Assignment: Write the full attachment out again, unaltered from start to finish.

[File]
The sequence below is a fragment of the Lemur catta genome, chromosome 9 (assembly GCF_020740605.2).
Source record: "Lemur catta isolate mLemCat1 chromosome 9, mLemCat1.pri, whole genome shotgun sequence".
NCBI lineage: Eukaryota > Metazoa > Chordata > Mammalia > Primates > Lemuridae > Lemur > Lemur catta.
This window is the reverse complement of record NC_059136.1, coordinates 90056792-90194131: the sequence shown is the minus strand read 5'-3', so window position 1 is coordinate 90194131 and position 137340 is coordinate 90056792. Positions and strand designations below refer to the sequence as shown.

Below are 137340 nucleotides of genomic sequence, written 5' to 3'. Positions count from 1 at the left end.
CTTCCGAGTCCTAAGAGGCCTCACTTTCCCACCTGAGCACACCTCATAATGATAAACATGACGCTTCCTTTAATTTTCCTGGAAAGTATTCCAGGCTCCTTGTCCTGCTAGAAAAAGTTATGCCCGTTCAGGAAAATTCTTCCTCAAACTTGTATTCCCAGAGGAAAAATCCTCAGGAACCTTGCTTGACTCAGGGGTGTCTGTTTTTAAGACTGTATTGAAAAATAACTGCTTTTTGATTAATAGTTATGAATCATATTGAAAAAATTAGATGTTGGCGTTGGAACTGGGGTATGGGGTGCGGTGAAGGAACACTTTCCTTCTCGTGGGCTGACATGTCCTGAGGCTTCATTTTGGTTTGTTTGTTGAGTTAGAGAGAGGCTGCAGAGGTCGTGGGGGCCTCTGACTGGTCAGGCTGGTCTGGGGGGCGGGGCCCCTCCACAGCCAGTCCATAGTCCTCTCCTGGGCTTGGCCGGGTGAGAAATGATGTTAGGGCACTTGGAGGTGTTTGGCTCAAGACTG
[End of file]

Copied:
The sequence below is a fragment of the Lemur catta genome, chromosome 9 (assembly GCF_020740605.2).
Source record: "Lemur catta isolate mLemCat1 chromosome 9, mLemCat1.pri, whole genome shotgun sequence".
NCBI lineage: Eukaryota > Metazoa > Chordata > Mammalia > Primates > Lemuridae > Lemur > Lemur catta.
This window is the reverse complement of record NC_059136.1, coordinates 90056792-90194131: the sequence shown is the minus strand read 5'-3', so window position 1 is coordinate 90194131 and position 137340 is coordinate 90056792. Positions and strand designations below refer to the sequence as shown.

Below are 137340 nucleotides of genomic sequence, written 5' to 3'. Positions count from 1 at the left end.
CTTCCGAGTCCTAAGAGGCCTCACTTTCCCACCTGAGCACACCTCATAATGATAAACATGACGCTTCCTTTAATTTTCCTGGAAAGTATTCCAGGCTCCTTGTCCTGCTAGAAAAAGTTATGCCCGTTCAGGAAAATTCTTCCTCAAACTTGTATTCCCAGAGGAAAAATCCTCAGGAACCTTGCTTGACTCAGGGGTGTCTGTTTTTAAGACTGTATTGAAAAATAACTGCTTTTTGATTAATAGTTATGAATCATATTGAAAAAATTAGATGTTGGCGTTGGAACTGGGGTATGGGGTGCGGTGAAGGAACACTTTCCTTCTCGTGGGCTGACATGTCCTGAGGCTTCATTTTGGTTTGTTTGTTGAGTTAGAGAGAGGCTGCAGAGGTCGTGGGGGCCTCTGACTGGTCAGGCTGGTCTGGGGGGCGGGGCCCCTCCACAGCCAGTCCATAGTCCTCTCCTGGGCTTGGCCGGGTGAGAAATGATGTTAGGGCACTTGGAGGTGTTTGGCTCAAGACTG